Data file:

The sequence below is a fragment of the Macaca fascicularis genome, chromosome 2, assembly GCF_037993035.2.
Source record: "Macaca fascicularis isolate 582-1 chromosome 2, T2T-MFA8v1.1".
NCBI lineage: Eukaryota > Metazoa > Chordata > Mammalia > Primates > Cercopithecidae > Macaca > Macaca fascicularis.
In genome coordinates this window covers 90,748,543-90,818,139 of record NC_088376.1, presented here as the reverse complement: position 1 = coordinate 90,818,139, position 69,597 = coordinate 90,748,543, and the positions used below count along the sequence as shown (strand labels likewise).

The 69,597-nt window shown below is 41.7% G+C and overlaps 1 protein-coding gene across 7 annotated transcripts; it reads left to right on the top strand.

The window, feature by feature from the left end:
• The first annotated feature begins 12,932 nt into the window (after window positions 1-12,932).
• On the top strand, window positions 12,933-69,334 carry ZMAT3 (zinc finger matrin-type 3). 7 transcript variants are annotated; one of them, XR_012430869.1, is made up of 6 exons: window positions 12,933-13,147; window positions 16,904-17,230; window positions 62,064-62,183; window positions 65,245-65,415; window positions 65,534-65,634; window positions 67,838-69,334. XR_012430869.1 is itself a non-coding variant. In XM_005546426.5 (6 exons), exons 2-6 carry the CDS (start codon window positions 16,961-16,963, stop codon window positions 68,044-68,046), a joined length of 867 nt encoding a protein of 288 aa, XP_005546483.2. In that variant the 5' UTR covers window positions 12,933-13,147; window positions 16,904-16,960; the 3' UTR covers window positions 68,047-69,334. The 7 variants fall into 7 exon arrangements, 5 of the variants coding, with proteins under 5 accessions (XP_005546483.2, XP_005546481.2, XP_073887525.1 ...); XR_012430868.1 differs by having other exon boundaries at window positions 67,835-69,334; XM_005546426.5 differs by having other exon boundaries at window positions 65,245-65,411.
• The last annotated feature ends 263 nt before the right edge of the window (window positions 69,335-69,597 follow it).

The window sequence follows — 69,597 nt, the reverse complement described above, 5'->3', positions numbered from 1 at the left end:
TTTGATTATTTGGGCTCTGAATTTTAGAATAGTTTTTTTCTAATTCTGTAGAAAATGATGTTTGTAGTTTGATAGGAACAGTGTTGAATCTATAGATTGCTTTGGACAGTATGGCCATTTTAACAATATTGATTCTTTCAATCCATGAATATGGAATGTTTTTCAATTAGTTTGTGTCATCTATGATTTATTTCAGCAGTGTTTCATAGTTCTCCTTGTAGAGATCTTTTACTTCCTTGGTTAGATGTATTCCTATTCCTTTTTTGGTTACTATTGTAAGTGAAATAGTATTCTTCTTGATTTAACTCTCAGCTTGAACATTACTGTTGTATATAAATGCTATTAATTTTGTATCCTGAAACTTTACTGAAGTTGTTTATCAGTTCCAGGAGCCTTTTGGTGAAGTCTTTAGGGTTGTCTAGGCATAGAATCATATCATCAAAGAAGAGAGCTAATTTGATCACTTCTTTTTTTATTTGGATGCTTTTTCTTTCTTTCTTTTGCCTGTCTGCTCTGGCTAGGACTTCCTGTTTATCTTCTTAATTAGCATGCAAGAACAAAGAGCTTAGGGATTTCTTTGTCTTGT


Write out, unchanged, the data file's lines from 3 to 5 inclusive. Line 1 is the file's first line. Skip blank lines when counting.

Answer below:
NCBI lineage: Eukaryota > Metazoa > Chordata > Mammalia > Primates > Cercopithecidae > Macaca > Macaca fascicularis.
In genome coordinates this window covers 90,748,543-90,818,139 of record NC_088376.1, presented here as the reverse complement: position 1 = coordinate 90,818,139, position 69,597 = coordinate 90,748,543, and the positions used below count along the sequence as shown (strand labels likewise).

The 69,597-nt window shown below is 41.7% G+C and overlaps 1 protein-coding gene across 7 annotated transcripts; it reads left to right on the top strand.